Bin Talal not allowed leave Saudi Arabia after release

Bin Talal not allowed leave Saudi Arabia after release

Bin Talal not allowed leave Saudi Arabia after release

Various analyses of the crackdown viewed it as a necessary step for Saudi Arabia to streamline its famously inefficient government, a desperate clawback of resources appropriated by self-indulgent members of the huge royal family, a vital step in persuading global investors to put money into a dramatically reformed economy, a bid by the crown prince to weaken his rivals before he assumes the throne, or all of the above.

One individual, Maj. Gen. Ali al-Qahtani of the Saudi National Guard, reportedly died in custody with "a neck that appeared twisted, a badly swollen body and other signs of abuse".

Most have since been released but they are hardly free.

"I would guess it is about evens that there will be no worldwide IPO", said a high-level source familiar with the preparations, saying they were proving to be a disappointment.

Citing an associate of King Abdullah's family, the New York Times said part of the campaign "appears to be driven by a family feud, as Crown Prince Mohammed presses the children of King Abdullah, the monarch who died in 2015, to give back billions of dollars that they consider their inheritance".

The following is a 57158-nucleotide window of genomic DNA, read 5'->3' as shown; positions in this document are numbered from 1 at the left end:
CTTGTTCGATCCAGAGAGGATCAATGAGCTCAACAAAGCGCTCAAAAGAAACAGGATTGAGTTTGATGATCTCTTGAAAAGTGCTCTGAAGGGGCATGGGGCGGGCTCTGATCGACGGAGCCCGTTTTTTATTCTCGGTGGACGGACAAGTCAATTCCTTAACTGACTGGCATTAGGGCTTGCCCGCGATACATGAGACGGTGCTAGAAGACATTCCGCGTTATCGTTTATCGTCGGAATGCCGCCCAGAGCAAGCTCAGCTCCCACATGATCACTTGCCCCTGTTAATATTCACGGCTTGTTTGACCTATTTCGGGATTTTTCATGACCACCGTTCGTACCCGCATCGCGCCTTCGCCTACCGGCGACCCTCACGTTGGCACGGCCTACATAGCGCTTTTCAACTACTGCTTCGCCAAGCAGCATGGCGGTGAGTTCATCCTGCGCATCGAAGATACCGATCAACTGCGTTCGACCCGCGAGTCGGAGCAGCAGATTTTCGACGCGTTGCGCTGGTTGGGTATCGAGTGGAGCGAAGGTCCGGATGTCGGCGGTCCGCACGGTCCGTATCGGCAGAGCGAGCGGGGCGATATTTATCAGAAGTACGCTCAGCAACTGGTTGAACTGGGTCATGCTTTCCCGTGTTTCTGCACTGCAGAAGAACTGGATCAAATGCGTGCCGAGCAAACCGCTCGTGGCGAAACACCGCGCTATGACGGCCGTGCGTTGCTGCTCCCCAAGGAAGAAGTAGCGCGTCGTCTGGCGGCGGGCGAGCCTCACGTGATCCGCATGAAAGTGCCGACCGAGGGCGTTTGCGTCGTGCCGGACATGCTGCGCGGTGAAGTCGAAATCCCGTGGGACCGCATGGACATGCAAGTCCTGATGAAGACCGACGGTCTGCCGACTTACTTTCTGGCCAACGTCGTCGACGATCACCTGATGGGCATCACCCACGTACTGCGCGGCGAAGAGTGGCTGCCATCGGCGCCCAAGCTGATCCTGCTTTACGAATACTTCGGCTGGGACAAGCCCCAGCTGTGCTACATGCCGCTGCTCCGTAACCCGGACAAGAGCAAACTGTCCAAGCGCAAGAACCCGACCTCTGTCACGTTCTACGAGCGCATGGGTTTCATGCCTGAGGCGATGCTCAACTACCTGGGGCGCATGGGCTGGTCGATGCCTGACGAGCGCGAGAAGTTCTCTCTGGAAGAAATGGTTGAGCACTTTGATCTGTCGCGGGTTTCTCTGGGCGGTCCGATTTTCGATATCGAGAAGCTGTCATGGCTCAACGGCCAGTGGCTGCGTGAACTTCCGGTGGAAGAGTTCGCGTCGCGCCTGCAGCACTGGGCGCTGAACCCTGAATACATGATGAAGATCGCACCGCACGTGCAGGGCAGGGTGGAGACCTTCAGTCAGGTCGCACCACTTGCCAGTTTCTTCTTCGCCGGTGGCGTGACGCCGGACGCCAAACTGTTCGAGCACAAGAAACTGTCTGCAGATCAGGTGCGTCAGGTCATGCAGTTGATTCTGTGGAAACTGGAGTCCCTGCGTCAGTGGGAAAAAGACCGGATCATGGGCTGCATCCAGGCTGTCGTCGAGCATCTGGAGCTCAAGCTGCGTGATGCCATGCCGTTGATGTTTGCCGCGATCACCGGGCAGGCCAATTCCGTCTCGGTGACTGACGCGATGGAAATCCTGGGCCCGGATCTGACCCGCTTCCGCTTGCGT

Evidence of such abuse has been slow to emerge, but officials from two western governments said they deemed the reports credible.

A final decision will be made by Mohammed bin Salman, who oversees the kingdom's economic and oil policies. His skin showed other signs of physical abuse.

Abuse of power, nepotism and the use of middlemen, wasta, to do business are common, it says, suggesting that business practices in Saudi Arabia need to fundamentally change if corruption is to be eradicated, particularly given the overlap between business and politics.

President Sheikh Khalifa bin Zayed has sent a cable of condolences to the Custodian of the Two Holy Mosques, King Salman bin Abdulaziz Al Saud of Saudi Arabia, on the death of Prince Bandar bin Khalid bin Abdulaziz Al Saud. "All those under investigation had full access to legal counsel in addition to medical care to address pre-existing, chronic conditions".

Major General al-Qahtani was an aide to the son of the late Saudi King Abdullah.

He was returned to the hotel for further interrogation, and later pronounced dead at a military hospital.

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